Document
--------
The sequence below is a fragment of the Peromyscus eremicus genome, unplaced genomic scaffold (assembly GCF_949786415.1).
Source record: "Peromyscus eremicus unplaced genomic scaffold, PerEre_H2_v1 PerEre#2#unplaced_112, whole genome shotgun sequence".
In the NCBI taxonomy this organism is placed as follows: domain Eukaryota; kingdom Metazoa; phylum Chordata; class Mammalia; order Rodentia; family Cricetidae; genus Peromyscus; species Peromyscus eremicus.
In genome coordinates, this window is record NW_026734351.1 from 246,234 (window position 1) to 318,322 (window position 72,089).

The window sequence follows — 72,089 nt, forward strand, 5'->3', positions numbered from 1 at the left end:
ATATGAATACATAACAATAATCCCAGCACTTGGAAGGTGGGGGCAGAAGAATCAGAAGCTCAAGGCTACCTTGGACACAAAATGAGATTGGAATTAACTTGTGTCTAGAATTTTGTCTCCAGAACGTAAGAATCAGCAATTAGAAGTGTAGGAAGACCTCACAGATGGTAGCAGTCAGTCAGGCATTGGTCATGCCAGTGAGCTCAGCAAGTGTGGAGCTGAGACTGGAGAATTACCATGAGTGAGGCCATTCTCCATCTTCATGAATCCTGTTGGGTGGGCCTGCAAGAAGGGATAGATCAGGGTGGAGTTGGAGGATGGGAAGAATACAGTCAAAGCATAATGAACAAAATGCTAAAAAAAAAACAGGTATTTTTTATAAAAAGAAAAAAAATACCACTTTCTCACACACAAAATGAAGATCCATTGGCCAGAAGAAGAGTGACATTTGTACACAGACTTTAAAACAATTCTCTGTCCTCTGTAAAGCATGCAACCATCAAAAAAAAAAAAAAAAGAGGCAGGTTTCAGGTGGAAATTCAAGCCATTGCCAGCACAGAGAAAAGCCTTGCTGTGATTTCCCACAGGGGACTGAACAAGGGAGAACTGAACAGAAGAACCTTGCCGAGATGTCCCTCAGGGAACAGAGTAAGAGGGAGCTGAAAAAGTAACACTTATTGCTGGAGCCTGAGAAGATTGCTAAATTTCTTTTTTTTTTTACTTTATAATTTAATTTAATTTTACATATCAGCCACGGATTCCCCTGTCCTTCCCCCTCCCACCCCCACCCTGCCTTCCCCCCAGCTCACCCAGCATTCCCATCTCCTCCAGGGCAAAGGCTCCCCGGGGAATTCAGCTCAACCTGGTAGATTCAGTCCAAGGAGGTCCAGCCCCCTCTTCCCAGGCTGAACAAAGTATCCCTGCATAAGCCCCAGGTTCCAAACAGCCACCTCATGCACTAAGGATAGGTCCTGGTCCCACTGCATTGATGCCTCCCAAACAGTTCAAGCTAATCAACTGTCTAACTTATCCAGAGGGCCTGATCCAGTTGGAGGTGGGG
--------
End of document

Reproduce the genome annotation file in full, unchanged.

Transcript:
The sequence below is a fragment of the Peromyscus eremicus genome, unplaced genomic scaffold (assembly GCF_949786415.1).
Source record: "Peromyscus eremicus unplaced genomic scaffold, PerEre_H2_v1 PerEre#2#unplaced_112, whole genome shotgun sequence".
In the NCBI taxonomy this organism is placed as follows: domain Eukaryota; kingdom Metazoa; phylum Chordata; class Mammalia; order Rodentia; family Cricetidae; genus Peromyscus; species Peromyscus eremicus.
In genome coordinates, this window is record NW_026734351.1 from 246,234 (window position 1) to 318,322 (window position 72,089).

The window sequence follows — 72,089 nt, forward strand, 5'->3', positions numbered from 1 at the left end:
ATATGAATACATAACAATAATCCCAGCACTTGGAAGGTGGGGGCAGAAGAATCAGAAGCTCAAGGCTACCTTGGACACAAAATGAGATTGGAATTAACTTGTGTCTAGAATTTTGTCTCCAGAACGTAAGAATCAGCAATTAGAAGTGTAGGAAGACCTCACAGATGGTAGCAGTCAGTCAGGCATTGGTCATGCCAGTGAGCTCAGCAAGTGTGGAGCTGAGACTGGAGAATTACCATGAGTGAGGCCATTCTCCATCTTCATGAATCCTGTTGGGTGGGCCTGCAAGAAGGGATAGATCAGGGTGGAGTTGGAGGATGGGAAGAATACAGTCAAAGCATAATGAACAAAATGCTAAAAAAAAAACAGGTATTTTTTATAAAAAGAAAAAAAATACCACTTTCTCACACACAAAATGAAGATCCATTGGCCAGAAGAAGAGTGACATTTGTACACAGACTTTAAAACAATTCTCTGTCCTCTGTAAAGCATGCAACCATCAAAAAAAAAAAAAAAAGAGGCAGGTTTCAGGTGGAAATTCAAGCCATTGCCAGCACAGAGAAAAGCCTTGCTGTGATTTCCCACAGGGGACTGAACAAGGGAGAACTGAACAGAAGAACCTTGCCGAGATGTCCCTCAGGGAACAGAGTAAGAGGGAGCTGAAAAAGTAACACTTATTGCTGGAGCCTGAGAAGATTGCTAAATTTCTTTTTTTTTTTACTTTATAATTTAATTTAATTTTACATATCAGCCACGGATTCCCCTGTCCTTCCCCCTCCCACCCCCACCCTGCCTTCCCCCCAGCTCACCCAGCATTCCCATCTCCTCCAGGGCAAAGGCTCCCCGGGGAATTCAGCTCAACCTGGTAGATTCAGTCCAAGGAGGTCCAGCCCCCTCTTCCCAGGCTGAACAAAGTATCCCTGCATAAGCCCCAGGTTCCAAACAGCCACCTCATGCACTAAGGATAGGTCCTGGTCCCACTGCATTGATGCCTCCCAAACAGTTCAAGCTAATCAACTGTCTAACTTATCCAGAGGGCCTGATCCAGTTGGAGGTGGGG